[ExI] Why space tech isn't cutting edge
dan_ust at yahoo.com
Sat Nov 24 18:31:08 UTC 2012
On Monday, November 19, 2012 8:23 PM Stephen Van Sickle <sjv2006 at gmail.com> wrote:
> On Mon, Nov 19, 2012 at 1:29 PM, spike <spike66 at att.net> wrote:
>> Giovanni, many questions here, short answer: modern electronics will work to
>> some extent in space. The problem is that you cannot operate those
>> electronics in such a way that your mission hangs on them working reliably.
> A very interesting interview covering SpaceX's approach to these issues:
Thanks for posting that. A pertinent part of the discussion there:
"Q: What's the downside to buying radiation-hardened hardware or software? Is it expensive, or just not widely available?"
"A: It's really not the expense that drives it. We're committed to having the best possible parts in all of our designs. So if it cost a lot and we needed it, we'd go get it. We were already required to have all this redundancy in the computers to meet all the different safety requirements. Then we started looking at what parts do we want to use and what is appropriate for this design. And what really is more important to us than the cost of the parts is the capability of the parts – how much power do they use, how much memory do they hold, how much do they process, and how physically big are they. That's the first thing.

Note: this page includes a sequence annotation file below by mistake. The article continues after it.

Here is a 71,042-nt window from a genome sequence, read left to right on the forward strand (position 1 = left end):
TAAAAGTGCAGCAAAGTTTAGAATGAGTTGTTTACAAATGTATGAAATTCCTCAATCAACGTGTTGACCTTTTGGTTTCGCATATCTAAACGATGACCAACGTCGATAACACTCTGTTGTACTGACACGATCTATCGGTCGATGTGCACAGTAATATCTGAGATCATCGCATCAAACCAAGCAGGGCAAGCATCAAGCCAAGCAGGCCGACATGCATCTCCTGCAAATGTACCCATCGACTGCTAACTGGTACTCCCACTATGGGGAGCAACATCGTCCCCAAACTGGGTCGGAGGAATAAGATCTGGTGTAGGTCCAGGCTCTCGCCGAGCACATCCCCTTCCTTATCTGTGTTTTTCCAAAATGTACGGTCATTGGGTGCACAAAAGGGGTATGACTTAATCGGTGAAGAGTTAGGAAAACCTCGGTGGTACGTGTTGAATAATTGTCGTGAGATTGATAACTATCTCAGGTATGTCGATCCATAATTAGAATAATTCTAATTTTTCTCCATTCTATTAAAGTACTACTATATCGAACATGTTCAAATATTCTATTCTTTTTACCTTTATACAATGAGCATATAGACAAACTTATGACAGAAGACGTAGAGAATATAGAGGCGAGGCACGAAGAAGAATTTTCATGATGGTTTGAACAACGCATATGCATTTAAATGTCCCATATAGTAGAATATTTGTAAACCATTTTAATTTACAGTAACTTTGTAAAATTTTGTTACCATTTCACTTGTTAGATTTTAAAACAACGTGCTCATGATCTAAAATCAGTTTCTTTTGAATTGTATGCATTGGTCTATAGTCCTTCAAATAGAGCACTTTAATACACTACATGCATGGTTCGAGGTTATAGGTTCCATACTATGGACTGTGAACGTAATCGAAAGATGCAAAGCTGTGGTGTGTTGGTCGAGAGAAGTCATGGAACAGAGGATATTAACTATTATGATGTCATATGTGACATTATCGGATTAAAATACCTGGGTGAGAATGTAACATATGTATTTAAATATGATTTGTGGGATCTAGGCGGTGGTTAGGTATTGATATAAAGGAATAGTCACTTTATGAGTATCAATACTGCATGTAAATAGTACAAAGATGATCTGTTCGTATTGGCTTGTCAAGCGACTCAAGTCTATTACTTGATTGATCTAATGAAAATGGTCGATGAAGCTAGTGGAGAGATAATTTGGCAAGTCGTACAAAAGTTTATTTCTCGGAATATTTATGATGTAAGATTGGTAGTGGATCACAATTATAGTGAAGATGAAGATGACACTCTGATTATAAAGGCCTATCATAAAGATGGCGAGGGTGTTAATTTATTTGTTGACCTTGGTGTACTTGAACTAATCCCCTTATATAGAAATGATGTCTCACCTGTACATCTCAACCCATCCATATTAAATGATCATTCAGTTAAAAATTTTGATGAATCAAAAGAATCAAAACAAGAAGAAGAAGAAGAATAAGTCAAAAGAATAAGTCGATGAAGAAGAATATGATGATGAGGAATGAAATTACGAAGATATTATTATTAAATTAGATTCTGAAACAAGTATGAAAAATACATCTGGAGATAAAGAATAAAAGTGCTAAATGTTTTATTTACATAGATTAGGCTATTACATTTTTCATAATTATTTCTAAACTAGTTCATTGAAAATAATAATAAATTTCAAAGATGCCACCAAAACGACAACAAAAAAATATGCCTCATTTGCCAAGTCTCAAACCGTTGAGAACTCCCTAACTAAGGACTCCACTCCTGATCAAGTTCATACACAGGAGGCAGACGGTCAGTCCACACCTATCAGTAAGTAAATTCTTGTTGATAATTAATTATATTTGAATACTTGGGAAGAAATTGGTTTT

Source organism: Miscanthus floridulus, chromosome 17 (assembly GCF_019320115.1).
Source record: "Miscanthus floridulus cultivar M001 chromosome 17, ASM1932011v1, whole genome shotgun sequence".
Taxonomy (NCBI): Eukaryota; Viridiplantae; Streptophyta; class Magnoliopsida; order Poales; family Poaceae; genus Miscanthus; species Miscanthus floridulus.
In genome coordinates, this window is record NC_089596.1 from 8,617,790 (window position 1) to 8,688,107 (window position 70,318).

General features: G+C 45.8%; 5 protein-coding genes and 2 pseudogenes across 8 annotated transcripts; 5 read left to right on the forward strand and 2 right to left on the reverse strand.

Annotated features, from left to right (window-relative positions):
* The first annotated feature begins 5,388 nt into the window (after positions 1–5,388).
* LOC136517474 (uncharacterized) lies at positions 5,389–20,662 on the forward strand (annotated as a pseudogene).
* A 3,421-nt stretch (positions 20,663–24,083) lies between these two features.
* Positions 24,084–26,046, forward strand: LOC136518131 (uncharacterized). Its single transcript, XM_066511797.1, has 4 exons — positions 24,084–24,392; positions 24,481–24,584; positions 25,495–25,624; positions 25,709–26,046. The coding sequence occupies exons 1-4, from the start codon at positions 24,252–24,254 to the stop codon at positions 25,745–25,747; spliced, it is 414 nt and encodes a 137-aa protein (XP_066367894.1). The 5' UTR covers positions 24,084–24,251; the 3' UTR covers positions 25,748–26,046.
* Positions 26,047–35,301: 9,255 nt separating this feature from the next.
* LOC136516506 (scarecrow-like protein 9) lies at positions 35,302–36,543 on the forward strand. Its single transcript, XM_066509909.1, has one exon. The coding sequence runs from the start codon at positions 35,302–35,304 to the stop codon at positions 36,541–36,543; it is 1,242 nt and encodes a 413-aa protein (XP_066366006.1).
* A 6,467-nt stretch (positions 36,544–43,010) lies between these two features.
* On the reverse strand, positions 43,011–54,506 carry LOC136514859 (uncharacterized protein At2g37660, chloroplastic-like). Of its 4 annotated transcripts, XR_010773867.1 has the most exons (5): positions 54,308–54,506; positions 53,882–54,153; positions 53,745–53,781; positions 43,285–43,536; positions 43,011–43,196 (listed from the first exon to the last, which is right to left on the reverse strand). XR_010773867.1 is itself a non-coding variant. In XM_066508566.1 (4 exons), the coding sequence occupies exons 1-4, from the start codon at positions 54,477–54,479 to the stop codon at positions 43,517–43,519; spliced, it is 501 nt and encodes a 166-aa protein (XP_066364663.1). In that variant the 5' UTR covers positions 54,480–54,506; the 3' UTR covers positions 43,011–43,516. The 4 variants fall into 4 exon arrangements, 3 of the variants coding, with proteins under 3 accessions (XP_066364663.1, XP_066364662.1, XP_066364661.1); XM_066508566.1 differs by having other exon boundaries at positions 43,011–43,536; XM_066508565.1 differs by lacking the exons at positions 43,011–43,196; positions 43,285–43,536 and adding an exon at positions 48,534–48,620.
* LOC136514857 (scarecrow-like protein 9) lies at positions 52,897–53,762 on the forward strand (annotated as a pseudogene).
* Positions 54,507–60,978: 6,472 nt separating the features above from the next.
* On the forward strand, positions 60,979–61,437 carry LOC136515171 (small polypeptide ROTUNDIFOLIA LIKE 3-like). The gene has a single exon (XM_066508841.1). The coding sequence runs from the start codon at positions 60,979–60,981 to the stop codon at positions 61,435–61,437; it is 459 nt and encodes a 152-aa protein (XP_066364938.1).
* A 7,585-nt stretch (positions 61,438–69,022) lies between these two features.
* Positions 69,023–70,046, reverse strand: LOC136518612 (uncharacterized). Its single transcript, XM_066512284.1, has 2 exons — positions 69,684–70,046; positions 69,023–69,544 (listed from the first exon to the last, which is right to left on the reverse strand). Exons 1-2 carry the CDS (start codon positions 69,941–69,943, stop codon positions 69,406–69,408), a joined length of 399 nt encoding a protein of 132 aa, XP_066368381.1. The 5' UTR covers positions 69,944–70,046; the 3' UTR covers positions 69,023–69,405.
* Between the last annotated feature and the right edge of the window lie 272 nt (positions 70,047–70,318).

"The second thing is what tools they come with. We run the Linux operating system, we program everything in C++, and that enables us to tap into a huge pool of very talented people and find the absolute best people in the computer and software industry to work with us. If you go into the radiation hardened parts, they are very limited in terms of what languages you can work in, what support packages there are for them, who knows how to program in them. It really limits your ability to work with the parts. And the other thing it really does is they all take a little longer time to get and they're a little harder to come by."
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